Los Angeles Lakers v Denver Nuggets

How much money could corporate logos on an NBA jersey bring?


Manchester United has an AON logo across the front of their jersey and nobody blinks. Newcastle United has Northern Rock and its not thought twice about (but it was cooler when the Newcastle Brewery sponsored them).

Would NBA fans feel the same way? What about a replacing the Lakers logo with Target? Or replace the Celtics across Boston’s chest with Dunkin Donuts?

You can bet NBA owners are thinking about it because they are thinking about every possible kind of revenue stream heading into the new collective bargaining agreement. Horizon media, in a study reported by Forbes, estimated the annual income — but noted the drop off would be pretty dramatic from the top teams on down.

More striking, however, is the disparity between leagues. Given the numbers noted above, what is to be made of the finding that in the NBA the Los Angeles Lakers reign with $4,059,744, while the next two positions are held by the New York Knicks at $2,775,182 and Boston Celtics at $2,718,950?

The study does not include in-stadium impressions, merchandising, or some other things that likely would drive up the money made.

But even then is it worth it? The Lakers would put a corporate logo across their chest for the price of Steve Blake?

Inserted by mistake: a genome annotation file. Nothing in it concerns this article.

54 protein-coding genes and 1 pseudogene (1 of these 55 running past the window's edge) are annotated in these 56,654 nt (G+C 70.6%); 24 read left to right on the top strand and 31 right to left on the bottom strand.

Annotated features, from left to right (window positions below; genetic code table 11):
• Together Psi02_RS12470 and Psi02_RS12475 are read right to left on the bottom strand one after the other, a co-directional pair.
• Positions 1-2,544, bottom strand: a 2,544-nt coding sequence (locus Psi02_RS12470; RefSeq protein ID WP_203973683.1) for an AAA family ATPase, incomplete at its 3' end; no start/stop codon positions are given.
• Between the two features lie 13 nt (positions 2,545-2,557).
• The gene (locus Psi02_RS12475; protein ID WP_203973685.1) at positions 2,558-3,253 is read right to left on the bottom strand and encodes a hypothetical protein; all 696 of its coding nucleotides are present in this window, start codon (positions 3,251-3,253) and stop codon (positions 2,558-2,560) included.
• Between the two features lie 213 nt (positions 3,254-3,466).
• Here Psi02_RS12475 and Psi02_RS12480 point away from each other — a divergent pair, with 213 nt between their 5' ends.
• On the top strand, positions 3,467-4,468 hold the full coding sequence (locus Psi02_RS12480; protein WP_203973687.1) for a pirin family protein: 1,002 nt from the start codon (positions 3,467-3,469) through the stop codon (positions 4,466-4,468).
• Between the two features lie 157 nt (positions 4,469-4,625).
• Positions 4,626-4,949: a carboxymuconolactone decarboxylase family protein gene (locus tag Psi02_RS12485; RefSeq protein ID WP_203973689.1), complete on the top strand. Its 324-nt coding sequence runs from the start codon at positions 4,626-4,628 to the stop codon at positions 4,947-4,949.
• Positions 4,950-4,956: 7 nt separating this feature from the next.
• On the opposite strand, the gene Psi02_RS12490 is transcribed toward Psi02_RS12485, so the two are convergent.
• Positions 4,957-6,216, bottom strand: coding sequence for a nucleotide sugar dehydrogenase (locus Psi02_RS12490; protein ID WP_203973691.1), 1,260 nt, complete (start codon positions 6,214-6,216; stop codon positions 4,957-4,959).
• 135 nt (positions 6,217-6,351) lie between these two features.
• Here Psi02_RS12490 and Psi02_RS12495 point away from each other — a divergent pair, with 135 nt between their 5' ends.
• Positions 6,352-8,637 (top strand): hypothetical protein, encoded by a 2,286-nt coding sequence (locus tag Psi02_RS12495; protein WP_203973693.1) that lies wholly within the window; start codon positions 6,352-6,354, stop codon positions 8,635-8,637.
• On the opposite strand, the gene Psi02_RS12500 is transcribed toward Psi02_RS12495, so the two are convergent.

And (as with gate an local television deal revenue) what the Lakers and Celtics make dwarfs what Indiana or Minnesota or Cleveland could make. Would this revenue be shared or would the Lakers get to hoard that money and keep their spending advantage?

The WNBA already has teams with corporate logos. It’s coming people, like it or not. The only question is if the numbers are there yet. This study makes me think it could be farther off. But not that far.

Matt Barnes says he went to house because his son looked distressed

Derek Fisher, Matt Barnes, Russell Westbrook
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So far, the only substantive accounts of the Matt Barnes-Derek Fisher altercation have come from anonymous sources.

The Knicks coach has deflected questions.

But Barnes is giving his account, at least of the lead-up.

Ramona Shelburne of ESPN:

It’s completely understandable that Barnes would act to ensure his children’s welfare.

And let’s say everything he said is true. It still leaves important questions unanswered.

Did Barnes – as he reportedly texted a friend he did – beat up Fisher and spit on his estranged wife, Gloria Govan? If so, why did Barnes deem that necessary to protect kids?

Gregg Popovich resting himself for Spurs game at Sacramento

Gregg Popovich
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Gregg Popovich said he wouldn’t coach in July.

Apparently, he’s taking off part of October, too.

Marc J. Spears of Yahoo Sports:

It’s not that surprising to see Tim Duncan, Tony Parker, Manu Ginobili and Boris Diaw staying home. Veterans miss preseason games all the time just to rest. With the Spurs, it happens even in the regular season.

But it’s still a little strange to see the head coach sit out, even though Popovich also did it last year.

It makes sense, though. Who cares about this preseason game? If travelling less helps the 66-year-old Popovich stay fresh in the years ahead, that’s well worth it. Plus, it gets Messina a little extra experience. Some day, he might be the head coach.